For example, our respondent heard:

  • It is better to hire experienced designers.
  • An experienced designer is hard to find.
  • Experienced designers need to pay a lot of money.

Step 7. “What do they THINK and FEEL”

Only after we have completed work on all external environments, do we move on to what is happening in the respondent’s head (internal environment). This is the most important step. Finding out this data will give us an idea of “how to be our user”.

Consists of 3 sections:

  • “Paints” section. These are the problems that the character faces. That is, what are their fears, frustrations, and anxieties.
  • “Gains” section. These are the benefits to which the character goes. That is, what are their wants, needs, hopes, and dreams.
  • “What other thoughts & feelings might motivate their behavior?” section. These are drivers that can motivate or push you to take the first or next steps.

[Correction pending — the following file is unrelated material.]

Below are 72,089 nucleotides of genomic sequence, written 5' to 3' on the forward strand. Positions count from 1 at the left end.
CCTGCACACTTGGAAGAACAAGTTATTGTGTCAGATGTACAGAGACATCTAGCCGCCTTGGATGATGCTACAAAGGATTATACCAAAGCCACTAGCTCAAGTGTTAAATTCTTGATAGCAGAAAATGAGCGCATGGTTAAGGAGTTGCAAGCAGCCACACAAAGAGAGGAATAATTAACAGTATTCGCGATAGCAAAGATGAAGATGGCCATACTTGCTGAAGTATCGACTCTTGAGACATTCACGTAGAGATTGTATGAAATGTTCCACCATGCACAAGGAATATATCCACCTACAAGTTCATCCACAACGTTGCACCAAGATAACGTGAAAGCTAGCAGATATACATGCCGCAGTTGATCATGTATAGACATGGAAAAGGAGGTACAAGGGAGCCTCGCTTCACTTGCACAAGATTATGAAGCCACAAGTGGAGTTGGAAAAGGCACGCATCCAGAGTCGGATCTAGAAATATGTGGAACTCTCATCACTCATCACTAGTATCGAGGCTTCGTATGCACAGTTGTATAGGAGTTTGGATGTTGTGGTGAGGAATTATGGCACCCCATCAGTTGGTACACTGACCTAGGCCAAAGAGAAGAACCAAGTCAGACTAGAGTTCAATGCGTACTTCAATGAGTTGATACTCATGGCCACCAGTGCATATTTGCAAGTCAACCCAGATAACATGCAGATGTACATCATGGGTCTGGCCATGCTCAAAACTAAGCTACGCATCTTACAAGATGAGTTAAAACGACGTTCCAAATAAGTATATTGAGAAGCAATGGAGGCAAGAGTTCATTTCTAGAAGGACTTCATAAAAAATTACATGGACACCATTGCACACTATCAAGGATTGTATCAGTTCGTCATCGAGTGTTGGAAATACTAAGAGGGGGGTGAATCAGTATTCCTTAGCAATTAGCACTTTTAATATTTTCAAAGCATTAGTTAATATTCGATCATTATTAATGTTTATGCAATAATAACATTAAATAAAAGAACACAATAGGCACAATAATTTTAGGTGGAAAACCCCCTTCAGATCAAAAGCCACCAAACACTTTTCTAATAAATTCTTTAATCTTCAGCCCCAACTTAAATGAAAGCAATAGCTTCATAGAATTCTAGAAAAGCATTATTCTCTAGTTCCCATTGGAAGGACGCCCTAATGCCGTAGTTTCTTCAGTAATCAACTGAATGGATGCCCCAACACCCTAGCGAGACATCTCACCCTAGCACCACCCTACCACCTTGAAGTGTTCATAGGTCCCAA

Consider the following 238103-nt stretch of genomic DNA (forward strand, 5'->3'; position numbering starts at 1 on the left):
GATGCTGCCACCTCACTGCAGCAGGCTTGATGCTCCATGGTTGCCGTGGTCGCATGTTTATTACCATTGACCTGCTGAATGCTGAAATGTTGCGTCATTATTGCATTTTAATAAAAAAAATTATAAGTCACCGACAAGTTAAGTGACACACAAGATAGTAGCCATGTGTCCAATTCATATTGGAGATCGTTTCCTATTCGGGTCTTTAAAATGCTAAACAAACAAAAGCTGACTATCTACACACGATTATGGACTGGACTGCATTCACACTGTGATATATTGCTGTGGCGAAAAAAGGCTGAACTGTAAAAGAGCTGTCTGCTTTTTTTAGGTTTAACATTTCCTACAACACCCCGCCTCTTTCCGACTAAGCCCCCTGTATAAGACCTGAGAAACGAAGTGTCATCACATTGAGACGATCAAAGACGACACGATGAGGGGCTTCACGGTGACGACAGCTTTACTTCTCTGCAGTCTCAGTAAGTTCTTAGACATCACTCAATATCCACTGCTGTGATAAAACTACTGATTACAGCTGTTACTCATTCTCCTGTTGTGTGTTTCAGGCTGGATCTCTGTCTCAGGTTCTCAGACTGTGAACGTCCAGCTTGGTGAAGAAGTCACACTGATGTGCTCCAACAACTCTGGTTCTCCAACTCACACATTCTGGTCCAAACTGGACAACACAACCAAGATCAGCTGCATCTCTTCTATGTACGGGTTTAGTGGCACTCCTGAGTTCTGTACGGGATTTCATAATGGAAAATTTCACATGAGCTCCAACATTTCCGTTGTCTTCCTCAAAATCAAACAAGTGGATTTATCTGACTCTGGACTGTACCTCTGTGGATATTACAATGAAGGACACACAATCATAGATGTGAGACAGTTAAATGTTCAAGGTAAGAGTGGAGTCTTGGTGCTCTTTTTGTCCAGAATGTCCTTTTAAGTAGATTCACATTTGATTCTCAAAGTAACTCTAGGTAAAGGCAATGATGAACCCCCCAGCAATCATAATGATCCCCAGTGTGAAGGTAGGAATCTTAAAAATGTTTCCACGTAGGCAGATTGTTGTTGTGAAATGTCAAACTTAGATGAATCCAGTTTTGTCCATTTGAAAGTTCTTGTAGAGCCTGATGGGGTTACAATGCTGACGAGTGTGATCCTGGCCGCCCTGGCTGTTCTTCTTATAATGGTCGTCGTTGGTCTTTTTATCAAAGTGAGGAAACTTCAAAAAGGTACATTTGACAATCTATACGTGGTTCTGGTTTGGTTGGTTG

Step 8. Analyze and group similar responses from your respondents

We are done with the empathy map. Now carefully analyze your artifacts and find similar answers (they may be from different sections). Name the groups last.

An example of grouping responses. Author: Szani Lee (Alexandra Lee) | Project: BeautyShelf

An example of grouping responses. Author: Szani Lee (Alexandra Lee) | Project: BeautyShelf

Step 8. Synthesize insights

Example of insight synthesis. Author: Szani Lee (Alexandra Lee) | Project: BeautyShelf

Example of insight synthesis. Author: Szani Lee (Alexandra Lee) | Project: BeautyShelf

Here it is necessary to understand this term comprehensively. There are two types of insiders: in terms of psychology and marketing.

From the point of view of psychology:

  • Insight is a sudden understanding that was not obvious to you before.
  • Insight is the moment when you get a sudden insight that allows you to solve a certain problem or find the answer to an exciting question.
  • Insight is when Archimedes (Greek mathematician) shouted “Eureka!” That is, something to which he could not have come on his own, and this turned out to be a surprise for him.

Insights in marketing are built not on sudden understanding, but on the results of research into what the consumer needs.